The incidence of the perception of tinnitus in dreams.

June 25, 2024 at 2:53 pm


Researchers at Hashir International Institute investigated the incidence of the perception of tinnitus in dreams and assessed whether the perception of tinnitus in dreams was associated with the severity of tinnitus, hyperacusis, insomnia, anxiety, and depression.

In addition to difficulties in initiating sleep or going back to sleep if woken up in the middle of the night, some people complain that tinnitus wakes them up and disturbs their sleep. If tinnitus wakes people up, then it should be perceived during sleep. It is not unusual to have some sensory experiences reflected in dreams, and auditory experiences in dreams are common. Auditory sensations occur in over 50% of all dream reports, while olfactory and gustatory sensations occur in approximately 1% of all dream reports. However, during sleep, awareness of external auditory stimuli is typically reduced. In a recent study conducted in our clinic we found that 5% of tinnitus patients reported hearing tinnitus in their dreams. The impact of tinnitus on the patients’ lives was greater for patients who reported hearing tinnitus in their dreams than for those who did not. People who reported hearing tinnitus in their dreams were affected almost twice as much by their tinnitus as people who did not. This may have happened because the content of dreams tends to reflect events and things that are on a person’s mind, so people whose tinnitus has a large impact are more preoccupied by it and are more likely to dream about it. For such people, it is possible that tinnitus wakes them up. However, they constitute only a small minority of people seeking help for tinnitus.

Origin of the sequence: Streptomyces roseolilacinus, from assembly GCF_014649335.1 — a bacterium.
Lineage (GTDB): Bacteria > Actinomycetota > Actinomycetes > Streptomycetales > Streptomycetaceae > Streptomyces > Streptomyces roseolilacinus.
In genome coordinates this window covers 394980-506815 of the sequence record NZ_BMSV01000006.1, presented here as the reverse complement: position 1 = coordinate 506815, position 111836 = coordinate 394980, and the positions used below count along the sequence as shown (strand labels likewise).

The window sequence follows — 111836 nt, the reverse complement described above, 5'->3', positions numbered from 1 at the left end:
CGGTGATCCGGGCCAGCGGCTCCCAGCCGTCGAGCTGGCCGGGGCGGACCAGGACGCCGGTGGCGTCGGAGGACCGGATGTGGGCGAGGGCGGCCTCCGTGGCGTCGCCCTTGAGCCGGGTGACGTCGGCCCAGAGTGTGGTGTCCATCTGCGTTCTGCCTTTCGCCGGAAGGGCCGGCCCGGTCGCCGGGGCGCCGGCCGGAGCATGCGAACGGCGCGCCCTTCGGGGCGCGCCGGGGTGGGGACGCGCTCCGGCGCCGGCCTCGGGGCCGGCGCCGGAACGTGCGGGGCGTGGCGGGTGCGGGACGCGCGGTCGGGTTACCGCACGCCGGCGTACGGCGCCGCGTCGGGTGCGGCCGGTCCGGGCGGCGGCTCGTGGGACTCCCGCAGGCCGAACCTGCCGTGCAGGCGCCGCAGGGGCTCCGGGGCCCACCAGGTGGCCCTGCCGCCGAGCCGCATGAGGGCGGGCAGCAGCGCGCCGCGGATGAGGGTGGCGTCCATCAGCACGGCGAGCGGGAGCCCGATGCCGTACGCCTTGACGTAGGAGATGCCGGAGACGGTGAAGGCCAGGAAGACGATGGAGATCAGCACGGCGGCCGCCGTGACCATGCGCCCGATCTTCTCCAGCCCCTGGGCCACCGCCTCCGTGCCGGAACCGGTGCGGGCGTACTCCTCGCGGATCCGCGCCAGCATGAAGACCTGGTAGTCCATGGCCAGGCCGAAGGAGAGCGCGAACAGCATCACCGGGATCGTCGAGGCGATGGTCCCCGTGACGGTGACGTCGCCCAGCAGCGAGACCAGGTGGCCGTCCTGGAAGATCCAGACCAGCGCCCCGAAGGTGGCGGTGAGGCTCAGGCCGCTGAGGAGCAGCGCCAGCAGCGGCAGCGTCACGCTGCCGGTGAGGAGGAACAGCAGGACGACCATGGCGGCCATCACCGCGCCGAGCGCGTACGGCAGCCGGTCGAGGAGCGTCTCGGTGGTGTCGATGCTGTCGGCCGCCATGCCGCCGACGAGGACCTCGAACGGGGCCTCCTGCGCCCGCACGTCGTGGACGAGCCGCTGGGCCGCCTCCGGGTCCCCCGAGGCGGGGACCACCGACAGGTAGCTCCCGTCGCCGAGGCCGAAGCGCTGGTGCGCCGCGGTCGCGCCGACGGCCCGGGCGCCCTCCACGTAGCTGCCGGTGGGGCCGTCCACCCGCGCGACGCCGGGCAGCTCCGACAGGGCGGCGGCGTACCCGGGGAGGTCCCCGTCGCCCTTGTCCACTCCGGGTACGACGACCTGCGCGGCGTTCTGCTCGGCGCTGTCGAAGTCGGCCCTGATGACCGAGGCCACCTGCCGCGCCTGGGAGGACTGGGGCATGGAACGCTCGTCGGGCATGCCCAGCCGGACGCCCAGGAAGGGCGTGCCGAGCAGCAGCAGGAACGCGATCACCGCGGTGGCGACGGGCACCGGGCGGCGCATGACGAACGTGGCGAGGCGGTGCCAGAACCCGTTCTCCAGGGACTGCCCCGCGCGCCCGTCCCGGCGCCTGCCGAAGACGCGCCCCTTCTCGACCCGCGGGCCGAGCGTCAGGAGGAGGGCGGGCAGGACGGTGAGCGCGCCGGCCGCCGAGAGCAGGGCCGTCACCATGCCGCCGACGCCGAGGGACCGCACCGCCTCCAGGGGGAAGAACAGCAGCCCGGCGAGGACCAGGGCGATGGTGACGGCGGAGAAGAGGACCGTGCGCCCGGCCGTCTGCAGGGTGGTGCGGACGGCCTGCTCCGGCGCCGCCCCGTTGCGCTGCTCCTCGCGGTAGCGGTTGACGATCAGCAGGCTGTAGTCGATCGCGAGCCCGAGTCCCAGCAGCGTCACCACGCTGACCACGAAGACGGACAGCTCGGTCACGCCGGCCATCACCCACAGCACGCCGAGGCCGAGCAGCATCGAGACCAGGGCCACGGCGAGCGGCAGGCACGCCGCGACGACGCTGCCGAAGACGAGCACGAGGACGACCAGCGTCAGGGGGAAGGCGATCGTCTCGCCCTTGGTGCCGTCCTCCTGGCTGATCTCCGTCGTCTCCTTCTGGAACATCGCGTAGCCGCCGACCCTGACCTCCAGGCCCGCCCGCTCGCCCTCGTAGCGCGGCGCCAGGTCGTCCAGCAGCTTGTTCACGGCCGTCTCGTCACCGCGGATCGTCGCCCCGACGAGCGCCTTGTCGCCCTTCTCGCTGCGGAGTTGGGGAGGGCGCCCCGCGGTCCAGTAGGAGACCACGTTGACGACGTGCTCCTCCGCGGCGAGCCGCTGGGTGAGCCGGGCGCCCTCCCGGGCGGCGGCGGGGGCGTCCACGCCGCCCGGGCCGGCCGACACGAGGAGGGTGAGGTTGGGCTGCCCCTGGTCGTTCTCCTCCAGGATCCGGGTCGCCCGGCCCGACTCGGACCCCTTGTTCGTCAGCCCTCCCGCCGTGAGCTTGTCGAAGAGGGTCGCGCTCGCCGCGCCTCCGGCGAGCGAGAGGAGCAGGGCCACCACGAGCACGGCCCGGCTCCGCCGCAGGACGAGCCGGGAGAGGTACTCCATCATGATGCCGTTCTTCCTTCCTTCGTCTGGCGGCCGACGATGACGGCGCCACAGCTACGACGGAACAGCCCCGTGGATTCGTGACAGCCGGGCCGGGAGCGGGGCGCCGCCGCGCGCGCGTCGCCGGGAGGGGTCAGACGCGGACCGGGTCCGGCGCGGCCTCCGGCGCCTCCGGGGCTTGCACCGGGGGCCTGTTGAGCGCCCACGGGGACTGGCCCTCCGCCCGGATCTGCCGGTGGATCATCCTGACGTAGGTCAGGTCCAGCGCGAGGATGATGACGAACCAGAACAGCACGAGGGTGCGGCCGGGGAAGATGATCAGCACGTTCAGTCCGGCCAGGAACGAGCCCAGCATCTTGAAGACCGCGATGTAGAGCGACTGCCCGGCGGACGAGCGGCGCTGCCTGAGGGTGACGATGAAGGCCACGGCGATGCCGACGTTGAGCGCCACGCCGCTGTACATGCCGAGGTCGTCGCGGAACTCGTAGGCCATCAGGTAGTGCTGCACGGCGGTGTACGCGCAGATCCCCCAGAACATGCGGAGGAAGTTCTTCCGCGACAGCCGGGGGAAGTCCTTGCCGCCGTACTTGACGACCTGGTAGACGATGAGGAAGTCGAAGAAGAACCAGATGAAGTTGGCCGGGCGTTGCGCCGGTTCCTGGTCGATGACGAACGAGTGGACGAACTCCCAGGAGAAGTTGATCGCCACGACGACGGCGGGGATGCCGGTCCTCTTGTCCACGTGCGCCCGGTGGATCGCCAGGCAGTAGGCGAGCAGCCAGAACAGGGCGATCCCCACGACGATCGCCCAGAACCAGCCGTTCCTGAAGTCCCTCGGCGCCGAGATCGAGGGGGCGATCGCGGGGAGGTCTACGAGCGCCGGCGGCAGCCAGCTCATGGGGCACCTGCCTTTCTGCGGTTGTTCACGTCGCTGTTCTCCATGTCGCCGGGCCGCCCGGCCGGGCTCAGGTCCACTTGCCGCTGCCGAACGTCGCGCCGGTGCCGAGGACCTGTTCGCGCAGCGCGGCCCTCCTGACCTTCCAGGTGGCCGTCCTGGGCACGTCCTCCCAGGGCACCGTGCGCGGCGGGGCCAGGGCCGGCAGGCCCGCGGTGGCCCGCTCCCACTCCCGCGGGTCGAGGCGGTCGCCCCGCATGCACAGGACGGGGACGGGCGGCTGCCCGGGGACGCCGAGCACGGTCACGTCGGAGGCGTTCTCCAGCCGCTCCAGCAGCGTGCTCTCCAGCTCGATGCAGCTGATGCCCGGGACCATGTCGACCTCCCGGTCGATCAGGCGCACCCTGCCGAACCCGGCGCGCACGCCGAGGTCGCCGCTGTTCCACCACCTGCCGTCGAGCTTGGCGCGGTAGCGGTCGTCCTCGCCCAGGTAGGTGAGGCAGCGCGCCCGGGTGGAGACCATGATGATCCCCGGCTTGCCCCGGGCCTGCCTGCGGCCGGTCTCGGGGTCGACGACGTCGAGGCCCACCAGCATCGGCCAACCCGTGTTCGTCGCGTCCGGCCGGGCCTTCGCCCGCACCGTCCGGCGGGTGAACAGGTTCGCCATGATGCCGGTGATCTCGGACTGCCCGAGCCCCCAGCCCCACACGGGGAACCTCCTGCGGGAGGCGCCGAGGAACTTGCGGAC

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Hashir International Institute, 167-169 Great Portland Street, 5th Floor, London, W1W 5PF

Hashir International Institute, 54 Quarry Street, Guildford. GU1 3UA


About Hashir International Institute:

Hashir International is an independent research institute and treatment centre dedicated to improving the diagnostic process and rehabilitation programs for patients experiencing misophonia, tinnitus and hyperacusis. They offer specialist training courses, ethical review of research proposals, research design, research sponsorship, and supervising MSc and PhD students.


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